The worst of times?

Despite current rosy macro data, many forecasters see clouds on the horizon that could precipitate negative market outcomes.  These two clouds are recession and inflation:

  • Recession: Historical patterns suggest that an inverted yield curve and large amounts of rate hikes should translate into a recession. Recent recessions, particularly the global financial crisis and the pandemic recession, have come with major market dislocations across rates and credit markets. A drop in growth typically stresses credit across the economy and drives spreads wider and risky assets lower. Market observers can also point to current banking stress and declining deposits as signs of tightening credit growth — the early signs of recessionary activity. Whether the U.S. actually gets a recession in the coming quarters remains a question for now. Current data show remarkable stability, and there are no obvious imbalances in the economy outside of the labour market, which looks to need the type of correction a recession facilitates. So, while a recession remains a possibility for the U.S., it is far from a certainty, and less than a 50% probability, in our view.
  • Inflation: The surprising rise in inflation across Western economies in the post-pandemic recovery has left markets deeply concerned about the possibility of continued inflation pressure. The fact that inflation has begun to come down should ease some of this concern, but many market observers continue to be concerned that tight labour markets will exert renewed upward pressure on inflation going forward. If inflation renews an upward push in the coming months, while growth remains anemic, we may move to a stagflation environment, which would be quite negative for financial assets across the board. While it is certainly possible that inflation could renew its upward push, every month that goes by with prices and wages looking contained makes this stagflation scenario appear less likely. Inflation remains a risk for markets, but that risk is fading as benign data continue to come in.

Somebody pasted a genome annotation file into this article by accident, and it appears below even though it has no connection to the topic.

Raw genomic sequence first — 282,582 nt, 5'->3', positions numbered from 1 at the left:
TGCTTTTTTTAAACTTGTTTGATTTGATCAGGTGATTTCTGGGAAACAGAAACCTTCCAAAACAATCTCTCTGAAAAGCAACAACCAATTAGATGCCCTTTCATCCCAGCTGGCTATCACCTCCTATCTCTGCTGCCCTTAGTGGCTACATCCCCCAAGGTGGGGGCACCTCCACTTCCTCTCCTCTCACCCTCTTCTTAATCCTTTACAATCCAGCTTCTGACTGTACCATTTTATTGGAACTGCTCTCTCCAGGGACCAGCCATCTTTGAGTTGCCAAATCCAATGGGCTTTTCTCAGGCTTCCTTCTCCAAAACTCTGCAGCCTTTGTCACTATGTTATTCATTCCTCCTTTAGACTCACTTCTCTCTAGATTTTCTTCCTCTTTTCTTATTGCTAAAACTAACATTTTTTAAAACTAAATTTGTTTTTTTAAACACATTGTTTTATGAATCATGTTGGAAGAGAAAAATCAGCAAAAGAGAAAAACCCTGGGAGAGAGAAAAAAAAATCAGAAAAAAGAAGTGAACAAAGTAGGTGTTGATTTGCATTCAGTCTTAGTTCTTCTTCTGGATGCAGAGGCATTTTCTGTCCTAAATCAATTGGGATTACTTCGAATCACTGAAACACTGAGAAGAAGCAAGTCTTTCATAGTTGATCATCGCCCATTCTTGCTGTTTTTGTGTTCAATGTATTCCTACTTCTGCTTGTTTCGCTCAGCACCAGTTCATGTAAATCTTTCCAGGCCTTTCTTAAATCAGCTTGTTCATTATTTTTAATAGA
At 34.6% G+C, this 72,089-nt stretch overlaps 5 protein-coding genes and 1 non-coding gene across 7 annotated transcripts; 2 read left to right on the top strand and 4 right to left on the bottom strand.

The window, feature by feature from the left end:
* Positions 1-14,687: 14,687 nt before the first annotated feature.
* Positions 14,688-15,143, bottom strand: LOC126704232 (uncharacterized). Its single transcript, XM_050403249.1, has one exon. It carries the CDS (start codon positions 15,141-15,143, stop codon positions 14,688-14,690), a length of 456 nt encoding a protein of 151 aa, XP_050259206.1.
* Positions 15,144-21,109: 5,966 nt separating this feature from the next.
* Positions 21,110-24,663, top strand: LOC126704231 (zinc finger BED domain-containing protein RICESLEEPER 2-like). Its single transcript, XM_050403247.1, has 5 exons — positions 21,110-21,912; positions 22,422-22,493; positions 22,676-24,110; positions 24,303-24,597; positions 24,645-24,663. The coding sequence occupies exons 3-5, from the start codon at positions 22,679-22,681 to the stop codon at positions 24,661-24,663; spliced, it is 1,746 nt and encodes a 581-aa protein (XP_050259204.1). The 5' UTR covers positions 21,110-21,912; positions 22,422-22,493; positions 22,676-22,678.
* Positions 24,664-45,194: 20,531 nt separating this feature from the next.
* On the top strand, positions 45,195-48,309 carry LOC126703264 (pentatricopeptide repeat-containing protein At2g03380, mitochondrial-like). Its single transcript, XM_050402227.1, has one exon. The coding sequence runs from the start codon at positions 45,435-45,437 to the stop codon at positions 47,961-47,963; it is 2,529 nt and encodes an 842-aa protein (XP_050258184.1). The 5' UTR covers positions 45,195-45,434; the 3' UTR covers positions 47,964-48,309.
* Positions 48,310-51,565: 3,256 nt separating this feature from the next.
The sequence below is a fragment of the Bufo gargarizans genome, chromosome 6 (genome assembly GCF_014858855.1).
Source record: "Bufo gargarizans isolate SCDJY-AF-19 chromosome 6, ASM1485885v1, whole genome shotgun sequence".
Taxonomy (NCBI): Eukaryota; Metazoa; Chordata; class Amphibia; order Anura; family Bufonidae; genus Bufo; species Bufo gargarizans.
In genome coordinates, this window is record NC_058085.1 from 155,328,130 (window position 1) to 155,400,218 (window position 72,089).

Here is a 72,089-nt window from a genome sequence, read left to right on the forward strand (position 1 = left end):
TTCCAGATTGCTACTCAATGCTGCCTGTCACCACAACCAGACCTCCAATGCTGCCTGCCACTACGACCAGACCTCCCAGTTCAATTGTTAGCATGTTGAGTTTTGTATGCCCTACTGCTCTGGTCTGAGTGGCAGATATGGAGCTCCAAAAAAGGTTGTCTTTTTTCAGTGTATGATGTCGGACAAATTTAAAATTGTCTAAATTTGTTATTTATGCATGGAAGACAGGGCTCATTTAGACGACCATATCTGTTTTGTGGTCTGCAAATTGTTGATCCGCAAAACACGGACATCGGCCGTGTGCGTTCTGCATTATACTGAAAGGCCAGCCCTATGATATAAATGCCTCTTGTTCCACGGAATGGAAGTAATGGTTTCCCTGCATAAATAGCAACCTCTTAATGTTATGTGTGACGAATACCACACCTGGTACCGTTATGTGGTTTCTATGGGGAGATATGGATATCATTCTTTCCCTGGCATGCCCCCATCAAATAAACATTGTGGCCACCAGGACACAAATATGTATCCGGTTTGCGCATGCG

Invesco Fixed Income’s view: A pragmatic approach

Recent data are supportive of the disinflationary growth view, and at the most recent FOMC meeting, the Fed appears to have opened the door to a pause in rate hikes. Any additional acknowledgement of disinflationary forces in the economy by central banks will likely clear the path for good asset market performance going forward. While negative scenarios of recession or higher inflation would likely be negative for markets, these remain forecasts that are not consistent with current data. Acknowledging the good news of the current data, while keeping an eye out for signs of our negative scenarios, would seem to be the way to go for now.